rules against sexual harassment have only recently been institutionalized while the majority of paid
labor continues to be either owned and managed by men or sex segregated.
When sexualized interactions occur, they are seen to result in negative consequences for employees
(especially women employees) and for the organization as a whole.
While the idea that workplaces are dangerous places for sexualized interactions has gained scholarly,
legal, and cultural currency, a quiet challenge to this idea hascome from a transdisciplinary body of
sexualities literature, an approach that bridges postmodern and queer theories with historical and social
scientific approaches(Foucault 1978; Rubin 1984; Weeks 1995). A basic assumption of this perspectiveis
that sexuality is a social formation; as such, it is not a natural, predictable, andpotentially destructive
force (as the business scholars imply), nor is it always a vehicle of male domination (as some feminists
imply), nor are its boundaries stable enough to allow for fair and consistent litigation (as many legal
scholars imply).) as well as recognize that
“in the study of sex at work, context is paramount”
sexual harassment appears to be especially prevalent in maledominated occupations but women who
work in a men-oriented atmosphere such as a sports or cocktail bar may also be subjected to sexual
harassment by the few men employees(who are generally in charge) as well as by the customers, who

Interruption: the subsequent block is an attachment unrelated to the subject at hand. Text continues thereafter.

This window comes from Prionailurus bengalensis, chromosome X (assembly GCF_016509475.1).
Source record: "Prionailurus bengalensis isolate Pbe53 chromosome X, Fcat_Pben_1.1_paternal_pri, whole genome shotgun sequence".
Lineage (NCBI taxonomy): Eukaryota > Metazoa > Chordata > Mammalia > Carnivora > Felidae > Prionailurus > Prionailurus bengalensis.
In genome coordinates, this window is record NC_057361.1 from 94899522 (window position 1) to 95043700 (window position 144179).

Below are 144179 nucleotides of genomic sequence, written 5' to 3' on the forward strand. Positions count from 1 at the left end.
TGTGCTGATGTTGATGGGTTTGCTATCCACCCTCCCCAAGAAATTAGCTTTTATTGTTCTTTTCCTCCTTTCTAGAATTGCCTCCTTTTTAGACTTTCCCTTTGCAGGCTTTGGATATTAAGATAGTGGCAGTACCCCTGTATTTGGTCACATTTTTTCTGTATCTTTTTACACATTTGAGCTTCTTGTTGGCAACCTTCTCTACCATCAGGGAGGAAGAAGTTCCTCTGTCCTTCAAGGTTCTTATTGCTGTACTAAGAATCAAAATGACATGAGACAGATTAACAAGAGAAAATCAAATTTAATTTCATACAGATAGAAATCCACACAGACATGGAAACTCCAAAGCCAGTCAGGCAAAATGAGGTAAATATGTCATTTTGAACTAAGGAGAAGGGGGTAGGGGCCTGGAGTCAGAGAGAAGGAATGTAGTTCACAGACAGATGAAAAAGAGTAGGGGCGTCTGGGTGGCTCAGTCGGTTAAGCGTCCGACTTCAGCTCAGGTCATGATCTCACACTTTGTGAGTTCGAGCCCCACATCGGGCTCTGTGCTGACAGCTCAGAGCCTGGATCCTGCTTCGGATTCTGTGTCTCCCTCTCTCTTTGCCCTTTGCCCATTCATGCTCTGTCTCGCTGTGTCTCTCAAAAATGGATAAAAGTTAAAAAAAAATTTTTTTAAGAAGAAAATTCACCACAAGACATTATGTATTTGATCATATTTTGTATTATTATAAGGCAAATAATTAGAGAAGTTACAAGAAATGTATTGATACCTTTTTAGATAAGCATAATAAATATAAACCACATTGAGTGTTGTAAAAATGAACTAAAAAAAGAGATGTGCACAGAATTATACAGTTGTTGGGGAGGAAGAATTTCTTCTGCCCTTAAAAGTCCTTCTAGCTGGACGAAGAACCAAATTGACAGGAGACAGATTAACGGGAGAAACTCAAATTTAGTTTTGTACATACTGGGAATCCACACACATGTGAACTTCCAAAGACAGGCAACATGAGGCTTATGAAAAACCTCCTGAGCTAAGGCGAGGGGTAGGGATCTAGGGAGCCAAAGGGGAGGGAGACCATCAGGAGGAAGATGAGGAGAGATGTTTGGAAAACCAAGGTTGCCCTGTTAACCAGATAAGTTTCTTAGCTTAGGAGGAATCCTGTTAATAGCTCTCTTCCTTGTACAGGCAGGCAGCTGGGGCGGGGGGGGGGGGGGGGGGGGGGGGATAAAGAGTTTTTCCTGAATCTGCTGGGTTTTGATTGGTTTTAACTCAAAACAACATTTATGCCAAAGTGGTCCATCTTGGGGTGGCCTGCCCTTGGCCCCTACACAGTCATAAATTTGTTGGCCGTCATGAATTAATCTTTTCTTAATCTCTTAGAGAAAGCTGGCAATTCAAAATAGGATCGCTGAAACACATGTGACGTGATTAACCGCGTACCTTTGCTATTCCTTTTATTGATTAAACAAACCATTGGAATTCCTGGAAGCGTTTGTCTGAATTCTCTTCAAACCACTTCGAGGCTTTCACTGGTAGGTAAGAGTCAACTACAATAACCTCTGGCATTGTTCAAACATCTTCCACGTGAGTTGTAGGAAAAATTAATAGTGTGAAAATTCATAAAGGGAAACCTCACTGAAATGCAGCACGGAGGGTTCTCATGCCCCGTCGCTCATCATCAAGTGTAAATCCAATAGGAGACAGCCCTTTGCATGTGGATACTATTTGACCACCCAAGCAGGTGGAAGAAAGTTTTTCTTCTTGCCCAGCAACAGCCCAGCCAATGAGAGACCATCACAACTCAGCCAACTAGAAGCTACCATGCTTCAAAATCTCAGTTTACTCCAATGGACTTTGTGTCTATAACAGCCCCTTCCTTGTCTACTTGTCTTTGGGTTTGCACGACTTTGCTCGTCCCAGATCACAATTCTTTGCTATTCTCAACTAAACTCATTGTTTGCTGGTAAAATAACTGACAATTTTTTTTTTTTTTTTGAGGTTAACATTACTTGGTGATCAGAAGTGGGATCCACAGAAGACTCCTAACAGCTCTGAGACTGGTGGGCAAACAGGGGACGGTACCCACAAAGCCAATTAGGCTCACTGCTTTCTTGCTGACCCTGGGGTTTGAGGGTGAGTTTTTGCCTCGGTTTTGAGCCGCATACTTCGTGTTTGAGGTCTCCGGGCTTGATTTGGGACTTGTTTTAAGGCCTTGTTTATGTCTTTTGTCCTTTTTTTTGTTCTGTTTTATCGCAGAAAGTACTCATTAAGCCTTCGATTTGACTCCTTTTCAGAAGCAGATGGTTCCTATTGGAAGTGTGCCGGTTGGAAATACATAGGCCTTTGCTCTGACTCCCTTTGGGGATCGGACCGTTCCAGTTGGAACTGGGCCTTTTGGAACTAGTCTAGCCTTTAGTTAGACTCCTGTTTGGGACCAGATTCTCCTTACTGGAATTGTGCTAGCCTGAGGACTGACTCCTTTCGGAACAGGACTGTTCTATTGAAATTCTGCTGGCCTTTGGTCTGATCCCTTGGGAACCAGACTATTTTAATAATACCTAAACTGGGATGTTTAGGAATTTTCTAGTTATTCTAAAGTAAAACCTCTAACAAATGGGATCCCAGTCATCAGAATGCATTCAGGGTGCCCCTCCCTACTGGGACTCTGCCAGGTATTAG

are mostly men
In all three of my fieldwork sites, sexualized comments and behaviors were common, a well-known
feature of restaurant work (Giuffre and Williams 1994).But in my three sites, employee relations at Blue
Heron had the highest degree of sexual camaraderie. As detailed below, I explain this finding as a result
of the high degree of shared culture among the workers, the relatively flat hierarchy of the organization,
and the close coordination required of workers.
Most of the sexual jokes and banter at Blue Heron happened before and after the peak serving periods
and were instigated by, and transpired between, the women employees, both lesbian and heterosexual.
There was also a high amount of such banter between the women employees and two of the men
employees (neither of whom were involved with any of the staff). One of these men was a chef named
Travis, a 28-year-old heterosexual man w